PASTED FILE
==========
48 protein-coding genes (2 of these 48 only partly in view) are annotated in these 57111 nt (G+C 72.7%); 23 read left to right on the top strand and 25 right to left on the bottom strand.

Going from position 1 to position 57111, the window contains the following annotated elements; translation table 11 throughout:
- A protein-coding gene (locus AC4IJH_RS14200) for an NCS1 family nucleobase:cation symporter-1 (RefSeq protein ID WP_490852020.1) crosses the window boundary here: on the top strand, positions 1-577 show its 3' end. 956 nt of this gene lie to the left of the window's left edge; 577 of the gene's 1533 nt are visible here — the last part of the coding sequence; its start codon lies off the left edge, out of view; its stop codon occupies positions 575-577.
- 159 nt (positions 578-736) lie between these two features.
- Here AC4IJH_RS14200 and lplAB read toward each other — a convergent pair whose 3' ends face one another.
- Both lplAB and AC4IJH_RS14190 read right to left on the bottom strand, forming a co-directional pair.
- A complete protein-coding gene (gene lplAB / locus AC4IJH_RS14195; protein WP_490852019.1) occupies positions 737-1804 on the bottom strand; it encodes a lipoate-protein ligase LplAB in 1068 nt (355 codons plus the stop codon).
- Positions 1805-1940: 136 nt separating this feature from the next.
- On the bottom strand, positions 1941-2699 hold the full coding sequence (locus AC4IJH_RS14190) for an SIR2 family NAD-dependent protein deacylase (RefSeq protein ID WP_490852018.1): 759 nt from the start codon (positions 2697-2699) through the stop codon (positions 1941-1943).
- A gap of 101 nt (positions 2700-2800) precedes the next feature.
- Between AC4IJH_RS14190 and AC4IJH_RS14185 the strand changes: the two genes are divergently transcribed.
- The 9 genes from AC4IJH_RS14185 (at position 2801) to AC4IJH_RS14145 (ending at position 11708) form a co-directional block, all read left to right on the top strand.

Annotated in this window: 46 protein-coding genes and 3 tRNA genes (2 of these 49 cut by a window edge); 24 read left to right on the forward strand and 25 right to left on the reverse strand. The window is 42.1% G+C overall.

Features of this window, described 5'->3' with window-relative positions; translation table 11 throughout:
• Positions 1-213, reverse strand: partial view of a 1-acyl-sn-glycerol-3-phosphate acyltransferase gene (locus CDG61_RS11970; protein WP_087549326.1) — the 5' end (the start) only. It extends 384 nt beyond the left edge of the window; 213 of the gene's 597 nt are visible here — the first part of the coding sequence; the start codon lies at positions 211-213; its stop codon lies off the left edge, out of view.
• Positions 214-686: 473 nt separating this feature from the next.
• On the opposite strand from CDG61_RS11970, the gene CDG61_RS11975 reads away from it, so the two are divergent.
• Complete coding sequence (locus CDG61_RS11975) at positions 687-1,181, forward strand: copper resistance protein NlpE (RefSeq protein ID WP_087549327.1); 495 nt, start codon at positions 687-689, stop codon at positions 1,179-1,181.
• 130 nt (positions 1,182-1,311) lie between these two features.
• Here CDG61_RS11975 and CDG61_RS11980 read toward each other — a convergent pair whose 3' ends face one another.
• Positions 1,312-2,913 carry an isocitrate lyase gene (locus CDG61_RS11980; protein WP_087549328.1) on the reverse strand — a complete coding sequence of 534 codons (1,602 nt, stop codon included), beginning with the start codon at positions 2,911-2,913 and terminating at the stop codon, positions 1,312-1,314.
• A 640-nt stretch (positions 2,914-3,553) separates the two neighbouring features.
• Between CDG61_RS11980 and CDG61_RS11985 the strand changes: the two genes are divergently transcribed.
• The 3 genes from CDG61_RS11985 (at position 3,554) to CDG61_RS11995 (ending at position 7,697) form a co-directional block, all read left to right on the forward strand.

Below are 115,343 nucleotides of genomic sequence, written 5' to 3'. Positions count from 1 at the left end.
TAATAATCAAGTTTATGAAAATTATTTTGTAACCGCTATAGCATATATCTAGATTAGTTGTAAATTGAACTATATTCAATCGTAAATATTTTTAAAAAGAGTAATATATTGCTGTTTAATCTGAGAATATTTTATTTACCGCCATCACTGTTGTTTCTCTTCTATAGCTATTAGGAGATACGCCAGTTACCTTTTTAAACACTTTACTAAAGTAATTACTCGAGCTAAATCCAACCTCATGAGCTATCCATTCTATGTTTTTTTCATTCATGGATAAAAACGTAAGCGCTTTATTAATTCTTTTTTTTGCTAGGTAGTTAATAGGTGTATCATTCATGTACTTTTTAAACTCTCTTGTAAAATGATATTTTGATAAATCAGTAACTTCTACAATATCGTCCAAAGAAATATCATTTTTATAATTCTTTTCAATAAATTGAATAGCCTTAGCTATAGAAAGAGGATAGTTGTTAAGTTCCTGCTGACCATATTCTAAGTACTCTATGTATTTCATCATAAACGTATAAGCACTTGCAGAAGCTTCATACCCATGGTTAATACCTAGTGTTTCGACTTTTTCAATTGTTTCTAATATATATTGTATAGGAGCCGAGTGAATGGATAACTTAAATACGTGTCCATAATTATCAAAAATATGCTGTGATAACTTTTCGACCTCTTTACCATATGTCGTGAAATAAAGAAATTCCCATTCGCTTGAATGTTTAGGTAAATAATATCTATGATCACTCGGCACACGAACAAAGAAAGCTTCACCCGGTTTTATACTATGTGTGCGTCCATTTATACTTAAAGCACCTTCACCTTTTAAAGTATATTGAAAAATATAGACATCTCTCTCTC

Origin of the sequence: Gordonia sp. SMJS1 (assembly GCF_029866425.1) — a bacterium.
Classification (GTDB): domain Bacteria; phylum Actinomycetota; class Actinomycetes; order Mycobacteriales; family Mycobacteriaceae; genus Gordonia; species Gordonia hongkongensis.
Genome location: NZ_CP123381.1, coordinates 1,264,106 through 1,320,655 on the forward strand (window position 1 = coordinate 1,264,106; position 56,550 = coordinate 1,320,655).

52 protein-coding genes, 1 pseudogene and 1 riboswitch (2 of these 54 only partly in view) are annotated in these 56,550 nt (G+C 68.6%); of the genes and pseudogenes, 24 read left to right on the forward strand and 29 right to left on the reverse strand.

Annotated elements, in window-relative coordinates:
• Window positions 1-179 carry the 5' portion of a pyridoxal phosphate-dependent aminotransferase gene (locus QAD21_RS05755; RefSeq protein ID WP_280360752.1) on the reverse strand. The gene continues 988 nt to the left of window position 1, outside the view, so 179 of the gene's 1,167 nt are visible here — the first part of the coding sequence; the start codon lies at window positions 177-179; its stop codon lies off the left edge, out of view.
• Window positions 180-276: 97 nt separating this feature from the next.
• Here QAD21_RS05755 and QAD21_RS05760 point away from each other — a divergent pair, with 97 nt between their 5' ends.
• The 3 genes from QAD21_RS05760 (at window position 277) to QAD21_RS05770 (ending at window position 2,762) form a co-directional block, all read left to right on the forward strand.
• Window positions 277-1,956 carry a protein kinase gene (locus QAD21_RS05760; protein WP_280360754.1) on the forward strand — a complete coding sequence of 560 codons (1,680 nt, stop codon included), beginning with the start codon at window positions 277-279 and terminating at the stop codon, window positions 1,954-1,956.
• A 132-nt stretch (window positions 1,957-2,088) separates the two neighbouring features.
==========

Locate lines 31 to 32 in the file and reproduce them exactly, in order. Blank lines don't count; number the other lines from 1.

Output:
Annotated elements, in window-relative coordinates:
• Window positions 1-179 carry the 5' portion of a pyridoxal phosphate-dependent aminotransferase gene (locus QAD21_RS05755; RefSeq protein ID WP_280360752.1) on the reverse strand. The gene continues 988 nt to the left of window position 1, outside the view, so 179 of the gene's 1,167 nt are visible here — the first part of the coding sequence; the start codon lies at window positions 177-179; its stop codon lies off the left edge, out of view.